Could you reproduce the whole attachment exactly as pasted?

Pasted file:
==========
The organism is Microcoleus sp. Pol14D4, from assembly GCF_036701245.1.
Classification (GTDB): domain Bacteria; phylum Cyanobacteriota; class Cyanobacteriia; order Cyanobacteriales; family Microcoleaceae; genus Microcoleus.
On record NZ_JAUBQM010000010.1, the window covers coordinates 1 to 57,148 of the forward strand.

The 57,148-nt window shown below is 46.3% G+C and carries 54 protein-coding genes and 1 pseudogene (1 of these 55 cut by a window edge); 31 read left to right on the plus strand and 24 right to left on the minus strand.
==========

The organism is Microcoleus sp. Pol14D4, from assembly GCF_036701245.1.
Classification (GTDB): domain Bacteria; phylum Cyanobacteriota; class Cyanobacteriia; order Cyanobacteriales; family Microcoleaceae; genus Microcoleus.
On record NZ_JAUBQM010000010.1, the window covers coordinates 1 to 57,148 of the forward strand.

The 57,148-nt window shown below is 46.3% G+C and carries 54 protein-coding genes and 1 pseudogene (1 of these 55 cut by a window edge); 31 read left to right on the plus strand and 24 right to left on the minus strand.